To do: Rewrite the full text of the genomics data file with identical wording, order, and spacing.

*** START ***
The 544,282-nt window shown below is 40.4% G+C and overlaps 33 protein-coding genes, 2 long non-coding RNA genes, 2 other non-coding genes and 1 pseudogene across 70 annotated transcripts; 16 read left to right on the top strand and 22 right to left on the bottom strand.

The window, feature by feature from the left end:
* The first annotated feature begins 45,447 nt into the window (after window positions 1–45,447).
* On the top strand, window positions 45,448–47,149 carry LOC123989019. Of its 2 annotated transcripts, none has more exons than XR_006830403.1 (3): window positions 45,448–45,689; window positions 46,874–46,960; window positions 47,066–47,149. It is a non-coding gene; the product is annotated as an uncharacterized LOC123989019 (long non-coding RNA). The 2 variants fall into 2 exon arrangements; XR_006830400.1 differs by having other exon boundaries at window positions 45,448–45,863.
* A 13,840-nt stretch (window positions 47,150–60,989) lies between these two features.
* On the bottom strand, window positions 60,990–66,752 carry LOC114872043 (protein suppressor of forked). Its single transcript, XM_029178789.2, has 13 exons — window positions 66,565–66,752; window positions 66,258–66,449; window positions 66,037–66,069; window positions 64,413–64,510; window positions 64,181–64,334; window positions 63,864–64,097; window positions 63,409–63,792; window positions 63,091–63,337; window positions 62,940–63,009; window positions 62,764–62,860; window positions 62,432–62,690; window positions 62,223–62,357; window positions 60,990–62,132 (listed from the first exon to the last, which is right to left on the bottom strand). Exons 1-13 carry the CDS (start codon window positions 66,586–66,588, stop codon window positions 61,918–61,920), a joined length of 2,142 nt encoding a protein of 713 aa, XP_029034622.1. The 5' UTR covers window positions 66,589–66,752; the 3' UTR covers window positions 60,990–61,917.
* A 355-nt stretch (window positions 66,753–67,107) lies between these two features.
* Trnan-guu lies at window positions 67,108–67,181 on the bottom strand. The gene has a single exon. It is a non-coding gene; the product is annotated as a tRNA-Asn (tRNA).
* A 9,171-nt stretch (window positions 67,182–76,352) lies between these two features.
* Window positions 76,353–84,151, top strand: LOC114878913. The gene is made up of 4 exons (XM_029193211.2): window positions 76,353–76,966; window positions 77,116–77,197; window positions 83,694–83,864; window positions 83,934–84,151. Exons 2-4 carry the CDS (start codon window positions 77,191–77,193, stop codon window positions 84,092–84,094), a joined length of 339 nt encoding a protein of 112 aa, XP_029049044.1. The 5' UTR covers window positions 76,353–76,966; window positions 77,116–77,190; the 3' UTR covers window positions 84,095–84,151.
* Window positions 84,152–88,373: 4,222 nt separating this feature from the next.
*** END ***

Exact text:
The 544,282-nt window shown below is 40.4% G+C and overlaps 33 protein-coding genes, 2 long non-coding RNA genes, 2 other non-coding genes and 1 pseudogene across 70 annotated transcripts; 16 read left to right on the top strand and 22 right to left on the bottom strand.

The window, feature by feature from the left end:
* The first annotated feature begins 45,447 nt into the window (after window positions 1–45,447).
* On the top strand, window positions 45,448–47,149 carry LOC123989019. Of its 2 annotated transcripts, none has more exons than XR_006830403.1 (3): window positions 45,448–45,689; window positions 46,874–46,960; window positions 47,066–47,149. It is a non-coding gene; the product is annotated as an uncharacterized LOC123989019 (long non-coding RNA). The 2 variants fall into 2 exon arrangements; XR_006830400.1 differs by having other exon boundaries at window positions 45,448–45,863.
* A 13,840-nt stretch (window positions 47,150–60,989) lies between these two features.
* On the bottom strand, window positions 60,990–66,752 carry LOC114872043 (protein suppressor of forked). Its single transcript, XM_029178789.2, has 13 exons — window positions 66,565–66,752; window positions 66,258–66,449; window positions 66,037–66,069; window positions 64,413–64,510; window positions 64,181–64,334; window positions 63,864–64,097; window positions 63,409–63,792; window positions 63,091–63,337; window positions 62,940–63,009; window positions 62,764–62,860; window positions 62,432–62,690; window positions 62,223–62,357; window positions 60,990–62,132 (listed from the first exon to the last, which is right to left on the bottom strand). Exons 1-13 carry the CDS (start codon window positions 66,586–66,588, stop codon window positions 61,918–61,920), a joined length of 2,142 nt encoding a protein of 713 aa, XP_029034622.1. The 5' UTR covers window positions 66,589–66,752; the 3' UTR covers window positions 60,990–61,917.
* A 355-nt stretch (window positions 66,753–67,107) lies between these two features.
* Trnan-guu lies at window positions 67,108–67,181 on the bottom strand. The gene has a single exon. It is a non-coding gene; the product is annotated as a tRNA-Asn (tRNA).
* A 9,171-nt stretch (window positions 67,182–76,352) lies between these two features.
* Window positions 76,353–84,151, top strand: LOC114878913. The gene is made up of 4 exons (XM_029193211.2): window positions 76,353–76,966; window positions 77,116–77,197; window positions 83,694–83,864; window positions 83,934–84,151. Exons 2-4 carry the CDS (start codon window positions 77,191–77,193, stop codon window positions 84,092–84,094), a joined length of 339 nt encoding a protein of 112 aa, XP_029049044.1. The 5' UTR covers window positions 76,353–76,966; window positions 77,116–77,190; the 3' UTR covers window positions 84,095–84,151.
* Window positions 84,152–88,373: 4,222 nt separating this feature from the next.